Personal leaks are much rarer - I would say very small percentage - where somebody actually has a personal antagonism towards someone else, where somebody is angry or wants to tear down some part of the government. And the only time I really saw a lot of those was early in the Iraq War and in the run up to the Iraq War. First, the intelligence community was very upset by the way the Bush administration was disregarding any intelligence that went against its view that we should go to war with Iraq.
And then later, as the Iraq War gets underway, a lot of senior officers were very upset with the way Donald Rumsfeld clumsily handled the war in their view and kind of almost walked away from it and said that's not my problem and didn't pay it much attention. And I get phone calls from generals who were just venting about Rumsfeld and were, you know, really seriously unhappy with him.
GROSS: Well, there are things that Donald Trump has said and tweeted that have antagonized the CIA and the FBI. He just fired the head of the FBI. So do you think - do you suspect that there's a lot of leaking now from within those organizations because they're - because they don't trust the president or because they want to, you know, get even with him for things that he said about them, for ways that he's denigrated them?
RICKS: I think - basically the Trump administration exists in a state of permanent crisis. So where the leaks are kind of both personal and institutional - this big leak that The Washington Post wrote about recently where Trump, talking to the Russians, disclosed very sensitive intelligence information and, perhaps, according to some people, may have burned a very important source in the war against ISIS, the terrorist organization. That struck me as both personal and institutional.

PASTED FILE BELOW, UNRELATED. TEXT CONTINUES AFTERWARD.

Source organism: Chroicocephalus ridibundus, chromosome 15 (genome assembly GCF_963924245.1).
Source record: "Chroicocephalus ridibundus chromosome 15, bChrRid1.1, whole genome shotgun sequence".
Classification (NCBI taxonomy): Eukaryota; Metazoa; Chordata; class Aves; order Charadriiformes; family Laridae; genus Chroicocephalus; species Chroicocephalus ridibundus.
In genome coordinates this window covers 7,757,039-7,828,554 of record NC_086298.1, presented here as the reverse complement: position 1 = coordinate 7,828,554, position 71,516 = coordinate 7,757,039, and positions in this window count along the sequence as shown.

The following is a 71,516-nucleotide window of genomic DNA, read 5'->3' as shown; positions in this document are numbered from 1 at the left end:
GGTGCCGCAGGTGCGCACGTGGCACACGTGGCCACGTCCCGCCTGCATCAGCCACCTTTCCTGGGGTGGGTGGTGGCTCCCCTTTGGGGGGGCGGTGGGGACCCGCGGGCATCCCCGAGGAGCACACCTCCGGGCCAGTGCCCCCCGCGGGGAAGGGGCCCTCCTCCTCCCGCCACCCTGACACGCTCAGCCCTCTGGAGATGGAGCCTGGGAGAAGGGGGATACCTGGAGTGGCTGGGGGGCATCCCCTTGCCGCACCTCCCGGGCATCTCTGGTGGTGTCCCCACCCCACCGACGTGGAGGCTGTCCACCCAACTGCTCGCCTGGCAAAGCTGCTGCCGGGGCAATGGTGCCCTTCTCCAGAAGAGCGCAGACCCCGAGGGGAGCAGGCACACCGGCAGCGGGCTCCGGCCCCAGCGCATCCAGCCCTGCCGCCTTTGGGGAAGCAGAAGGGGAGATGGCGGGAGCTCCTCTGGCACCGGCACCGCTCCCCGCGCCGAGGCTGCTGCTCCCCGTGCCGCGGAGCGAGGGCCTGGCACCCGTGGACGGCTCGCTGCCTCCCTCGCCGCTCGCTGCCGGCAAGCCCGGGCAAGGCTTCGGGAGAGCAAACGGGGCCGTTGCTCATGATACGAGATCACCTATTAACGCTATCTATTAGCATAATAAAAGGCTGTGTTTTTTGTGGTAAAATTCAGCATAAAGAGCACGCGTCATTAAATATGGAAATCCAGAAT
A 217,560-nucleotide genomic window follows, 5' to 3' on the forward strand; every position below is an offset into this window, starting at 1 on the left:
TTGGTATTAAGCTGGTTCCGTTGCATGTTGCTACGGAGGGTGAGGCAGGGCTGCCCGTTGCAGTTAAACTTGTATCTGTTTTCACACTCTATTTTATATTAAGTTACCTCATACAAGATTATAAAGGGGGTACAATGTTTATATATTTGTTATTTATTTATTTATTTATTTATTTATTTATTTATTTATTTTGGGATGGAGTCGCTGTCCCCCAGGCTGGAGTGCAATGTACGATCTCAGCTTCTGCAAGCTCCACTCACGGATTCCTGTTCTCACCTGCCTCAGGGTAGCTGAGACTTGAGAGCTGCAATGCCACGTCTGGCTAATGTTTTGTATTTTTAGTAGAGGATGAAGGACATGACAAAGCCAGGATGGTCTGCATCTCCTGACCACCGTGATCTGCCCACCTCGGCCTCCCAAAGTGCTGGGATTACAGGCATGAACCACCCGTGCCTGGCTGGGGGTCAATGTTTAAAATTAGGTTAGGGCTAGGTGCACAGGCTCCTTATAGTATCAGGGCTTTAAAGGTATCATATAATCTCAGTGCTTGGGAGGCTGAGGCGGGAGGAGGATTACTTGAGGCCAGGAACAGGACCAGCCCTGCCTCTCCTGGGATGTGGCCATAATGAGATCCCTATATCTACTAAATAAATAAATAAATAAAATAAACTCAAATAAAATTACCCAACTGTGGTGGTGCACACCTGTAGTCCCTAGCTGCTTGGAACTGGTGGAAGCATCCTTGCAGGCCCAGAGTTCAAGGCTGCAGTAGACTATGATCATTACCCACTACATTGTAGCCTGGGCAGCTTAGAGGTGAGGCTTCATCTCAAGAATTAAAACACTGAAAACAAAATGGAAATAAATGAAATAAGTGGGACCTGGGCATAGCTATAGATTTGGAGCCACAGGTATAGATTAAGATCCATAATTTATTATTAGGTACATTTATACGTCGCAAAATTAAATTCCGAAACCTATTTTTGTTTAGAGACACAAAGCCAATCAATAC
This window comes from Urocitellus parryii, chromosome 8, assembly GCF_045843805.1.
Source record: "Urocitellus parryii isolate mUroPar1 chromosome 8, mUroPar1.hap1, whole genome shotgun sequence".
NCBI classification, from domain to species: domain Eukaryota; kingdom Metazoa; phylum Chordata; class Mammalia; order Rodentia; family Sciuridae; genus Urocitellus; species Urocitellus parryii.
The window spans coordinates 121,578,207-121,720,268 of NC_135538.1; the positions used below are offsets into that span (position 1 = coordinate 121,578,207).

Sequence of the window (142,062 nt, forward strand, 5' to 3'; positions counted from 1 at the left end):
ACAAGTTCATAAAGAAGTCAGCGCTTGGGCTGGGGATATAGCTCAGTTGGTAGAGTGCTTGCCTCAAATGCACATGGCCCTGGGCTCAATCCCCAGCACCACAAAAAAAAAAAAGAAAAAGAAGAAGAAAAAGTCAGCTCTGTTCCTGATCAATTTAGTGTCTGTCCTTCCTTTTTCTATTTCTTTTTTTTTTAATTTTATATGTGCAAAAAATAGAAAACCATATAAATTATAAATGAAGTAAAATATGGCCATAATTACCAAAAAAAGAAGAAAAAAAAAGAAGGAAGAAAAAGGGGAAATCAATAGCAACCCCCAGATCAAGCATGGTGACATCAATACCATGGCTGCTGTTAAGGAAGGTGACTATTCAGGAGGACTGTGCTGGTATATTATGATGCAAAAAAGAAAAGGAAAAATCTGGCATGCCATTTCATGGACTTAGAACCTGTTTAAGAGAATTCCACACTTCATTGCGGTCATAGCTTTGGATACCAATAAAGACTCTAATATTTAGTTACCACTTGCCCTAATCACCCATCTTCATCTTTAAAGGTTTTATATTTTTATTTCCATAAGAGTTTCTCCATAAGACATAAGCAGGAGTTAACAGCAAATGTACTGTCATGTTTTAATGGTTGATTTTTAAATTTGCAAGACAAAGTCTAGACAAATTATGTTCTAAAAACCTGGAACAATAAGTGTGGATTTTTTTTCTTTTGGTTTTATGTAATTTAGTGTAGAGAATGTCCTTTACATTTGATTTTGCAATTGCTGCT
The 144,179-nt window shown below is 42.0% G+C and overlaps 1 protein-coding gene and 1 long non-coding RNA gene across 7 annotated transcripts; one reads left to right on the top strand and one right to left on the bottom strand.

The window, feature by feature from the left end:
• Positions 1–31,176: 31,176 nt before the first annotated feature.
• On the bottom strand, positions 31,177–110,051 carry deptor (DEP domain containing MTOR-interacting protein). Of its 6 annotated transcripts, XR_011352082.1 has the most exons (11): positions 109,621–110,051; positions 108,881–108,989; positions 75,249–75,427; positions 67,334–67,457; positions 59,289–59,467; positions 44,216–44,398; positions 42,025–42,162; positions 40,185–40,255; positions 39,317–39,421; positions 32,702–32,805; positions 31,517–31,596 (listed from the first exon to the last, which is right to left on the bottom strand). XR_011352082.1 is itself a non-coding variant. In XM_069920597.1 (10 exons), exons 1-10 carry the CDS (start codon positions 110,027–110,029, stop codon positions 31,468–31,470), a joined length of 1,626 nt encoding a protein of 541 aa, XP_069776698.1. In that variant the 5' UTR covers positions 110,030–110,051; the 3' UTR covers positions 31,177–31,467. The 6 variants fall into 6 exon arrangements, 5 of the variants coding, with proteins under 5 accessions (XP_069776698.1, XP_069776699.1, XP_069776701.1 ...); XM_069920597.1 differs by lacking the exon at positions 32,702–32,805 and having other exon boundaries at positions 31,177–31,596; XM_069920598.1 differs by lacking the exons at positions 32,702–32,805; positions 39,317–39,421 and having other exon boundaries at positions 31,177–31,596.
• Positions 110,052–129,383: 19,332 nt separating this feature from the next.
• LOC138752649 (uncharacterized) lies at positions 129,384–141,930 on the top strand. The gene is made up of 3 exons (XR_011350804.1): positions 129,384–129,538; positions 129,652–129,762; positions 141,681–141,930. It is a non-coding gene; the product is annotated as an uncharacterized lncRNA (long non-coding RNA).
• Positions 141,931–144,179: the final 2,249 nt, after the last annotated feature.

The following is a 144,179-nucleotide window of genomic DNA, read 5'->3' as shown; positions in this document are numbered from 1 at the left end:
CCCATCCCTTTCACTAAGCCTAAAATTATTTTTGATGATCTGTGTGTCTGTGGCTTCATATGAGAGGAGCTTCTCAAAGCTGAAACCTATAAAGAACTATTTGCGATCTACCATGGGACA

One of the big rules in the intelligence organizations is you don't disclose sources of information. And, by the way, you especially don't disclose it to Russians in the Oval Office who have cameras rolling. And I'm sure that phone calls have gone out the next day from Russian intelligence organizations saying here's what Trump said yesterday in the Oval Office. So I think there was a personal feeling but also a feeling institutionally. That's a very bright line you just crossed, Mr. President. You don't do that. And we need to send him a signal, and they did.
GROSS: If you're just joining us, my guest is Tom Ricks. He covered the Pentagon for many years at The Washington Post. He's written five books about the military and the wars that we've fought. One of those books is about the war in Iraq, published in 2006. It was called "Fiasco." It was a best-seller. Now he writes a column called The Best Defense for Foreign Policy magazine, and he has a new book called "Churchill And Orwell: The Fight For Freedom." Let's take a short break, and then we'll be right back. This is FRESH AIR.